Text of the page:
(This review was originally published on August 19, 2011 at The Rogers Revue)
If throwing caution to the wind and developing a few basic ideas for an inexpensive alien invasion comedy produces a film as entertaining as “Attack the Block” in the UK, it might be time for Hollywood to reach out to the Brits for some creative stimulus and perhaps even some financial advice.
For his feature film debut, writer/director Joe Cornish keeps the visual effects appropriately proportioned for the films trim $13 million budget, relying predominantly on his abilities as a sketch-comedy writer and a competent young cast to distribute the weight of his comedic muse. The result is an original, 88 minute buffet of imaginative filmmaking and expletive-riddled comic dialogue that deliberately maintains an organic tone instead of indulging in the camp of the typical B movie. Though stocked with the expected stupidity of a mixed genre petri dish, it overcomes in areas where others have failed.
The cast is a collection of veritable unknowns who syphon a niche from the remains of this years ‘alien invasion’ stockpile, a classic premise that has been squandered repeatedly by seasoned veterans and big studios alike. John Boyega plays Moses, a young alpha dog leading a gang of miscreant teenagers that rob and pillage their way through the streets of their South London neighborhood. Soon after the hoodlums accost a young woman on the street, a mysterious object plummets from the sky and decimates a car parked nearby, disrupting the mugging. As the woman promptly escapes, Moses investigates the wreckage of the vehicle only to be attacked by a small creature, presumably alien in nature. Moses immediately resolves to track down and ‘merck’ his extraterrestrial assailant, unaware of the impending alien deluge.
After a successful retaliation, Moses and his gang parade the alien cadaver back to their resident drug dealer Ron (Nick Frost) whose penthouse is equipped with a ‘weed room’ and optimal view of the south side of city. In hopes of turning some sort of a profit off his conquest, Moses approaches street gang hierarchy Hi-Hatz (Jumayn Hunter), a lanky, amoral kingpin who spouts gangsta rap in comic and abusive fashion. There they inadvertently cross paths with Brewis (Luke Treadaway) a random pothead whose intentions go no further than getting high, listening to hip-hop and wondering what’s going on. After the descent of multiple atmospheric projectiles and the emergence of larger, more aggressive extraterrestrial beings, the kids split to their respective homes to gather weapons and head out on the offensive. Meanwhile, Moses is arrested in transit and hauled in to a police van where a female nursing student named Sam (Jodie Whittaker) positively IDs him from the earlier mugging.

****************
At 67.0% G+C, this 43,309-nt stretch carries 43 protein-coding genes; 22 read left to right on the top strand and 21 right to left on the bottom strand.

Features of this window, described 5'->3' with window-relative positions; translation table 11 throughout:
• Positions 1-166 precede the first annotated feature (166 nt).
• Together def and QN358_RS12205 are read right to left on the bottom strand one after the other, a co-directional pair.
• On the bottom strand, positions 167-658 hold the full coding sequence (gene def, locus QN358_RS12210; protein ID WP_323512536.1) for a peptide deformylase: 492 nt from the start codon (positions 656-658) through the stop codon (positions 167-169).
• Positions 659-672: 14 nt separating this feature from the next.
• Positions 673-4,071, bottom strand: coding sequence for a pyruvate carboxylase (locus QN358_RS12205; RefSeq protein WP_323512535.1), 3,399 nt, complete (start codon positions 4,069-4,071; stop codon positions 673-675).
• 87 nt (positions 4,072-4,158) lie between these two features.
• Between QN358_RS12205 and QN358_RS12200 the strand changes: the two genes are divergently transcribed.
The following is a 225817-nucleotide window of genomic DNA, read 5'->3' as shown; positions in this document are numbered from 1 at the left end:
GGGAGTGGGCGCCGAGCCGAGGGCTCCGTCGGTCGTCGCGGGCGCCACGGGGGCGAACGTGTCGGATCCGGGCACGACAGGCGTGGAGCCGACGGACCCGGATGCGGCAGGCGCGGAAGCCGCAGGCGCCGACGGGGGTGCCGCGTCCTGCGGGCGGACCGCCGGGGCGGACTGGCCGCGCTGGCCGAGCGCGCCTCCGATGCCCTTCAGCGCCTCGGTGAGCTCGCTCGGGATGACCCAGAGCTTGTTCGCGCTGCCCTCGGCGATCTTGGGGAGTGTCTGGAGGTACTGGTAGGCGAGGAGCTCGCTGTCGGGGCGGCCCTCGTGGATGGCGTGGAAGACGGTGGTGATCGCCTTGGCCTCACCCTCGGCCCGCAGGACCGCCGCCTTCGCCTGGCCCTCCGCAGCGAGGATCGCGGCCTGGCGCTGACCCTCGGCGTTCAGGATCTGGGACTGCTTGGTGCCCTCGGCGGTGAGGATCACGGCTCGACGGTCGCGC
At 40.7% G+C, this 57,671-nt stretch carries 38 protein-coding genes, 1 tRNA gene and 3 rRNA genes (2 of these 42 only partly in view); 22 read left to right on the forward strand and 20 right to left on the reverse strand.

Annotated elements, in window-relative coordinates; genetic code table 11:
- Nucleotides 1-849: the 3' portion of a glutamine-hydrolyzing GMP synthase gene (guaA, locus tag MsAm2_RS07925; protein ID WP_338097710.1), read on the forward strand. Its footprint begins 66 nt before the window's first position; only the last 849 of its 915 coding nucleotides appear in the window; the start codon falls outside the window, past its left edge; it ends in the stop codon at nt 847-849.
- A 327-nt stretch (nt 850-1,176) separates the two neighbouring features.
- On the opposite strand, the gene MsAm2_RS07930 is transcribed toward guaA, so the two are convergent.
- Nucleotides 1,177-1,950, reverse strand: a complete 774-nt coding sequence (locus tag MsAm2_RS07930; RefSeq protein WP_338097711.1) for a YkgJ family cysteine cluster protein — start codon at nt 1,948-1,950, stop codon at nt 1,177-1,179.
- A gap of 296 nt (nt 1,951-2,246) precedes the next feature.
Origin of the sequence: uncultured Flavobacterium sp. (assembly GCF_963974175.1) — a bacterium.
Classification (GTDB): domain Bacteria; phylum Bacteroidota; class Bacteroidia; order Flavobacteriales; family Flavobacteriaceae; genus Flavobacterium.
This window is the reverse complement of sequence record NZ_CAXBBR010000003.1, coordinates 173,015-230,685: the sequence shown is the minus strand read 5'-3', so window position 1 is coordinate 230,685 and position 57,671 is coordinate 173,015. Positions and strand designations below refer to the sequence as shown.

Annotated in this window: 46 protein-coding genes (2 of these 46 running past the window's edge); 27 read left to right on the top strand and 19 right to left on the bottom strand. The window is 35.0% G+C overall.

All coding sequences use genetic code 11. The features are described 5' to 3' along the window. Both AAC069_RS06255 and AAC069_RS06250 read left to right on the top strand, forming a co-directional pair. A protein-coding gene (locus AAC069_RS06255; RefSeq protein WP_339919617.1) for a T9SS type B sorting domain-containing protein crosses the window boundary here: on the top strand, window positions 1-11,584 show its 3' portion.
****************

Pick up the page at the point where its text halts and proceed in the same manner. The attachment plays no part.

What ensues is just the right balance of nonsense, intelligence and creativity as three unlikely parties are forced to form an alliance against the rapidly growing alien threat. Flavored with more slang, sarcasm and profane banter than any film in recent memory, “Attack the Block” secures its own place in a sub genre of filmmaking that hopefully will inspire other independent studios to chart new territory. The creature effects are about the only conservative aspect of the film, portrayed as pitch black silhouettes contrasted with neon stalactite-sized teeth, purposefully cloaked in darkness and smoke filled hallways, an effective creative measure by Cornish to protect the film from the embarrassing and overzealous use of CGI that other films too often succumb to.
Undoubtedly influenced by the work of fellow writer/director Edgar Wright, there is certainly less emphasis on graphics than either “Shaun of the Dead” or “Hot Fuzz” (in which Cornish had small acting roles), and potentially drawing a younger audience with its main characters. Intensified by Steven Prices’s cerebral and acidic score vaguely reminiscent of mid 90′s Dust Brothers, “Attack the Block” stays level through a crazy amalgam of “District B13”, “Pitch Black”, “Repo Man” and “Goonies”.
This is a film that improves as it develops, contrary to many genre hybrids, and never feels the need to complicate its plot. Despite some sillier moments at the beginning, the seemingly despicable characters display an increasing level of humanity and redemption as they selflessly protect their block while the situation with the formidable visitors worsens. Horror and sci-fi aside, “Attack the Block” is an aggressive comedy that sustains itself with its quick, punchy dialogue and a slew of memorable one-liners that will undoubtedly garner a cult following from both sides of the pond.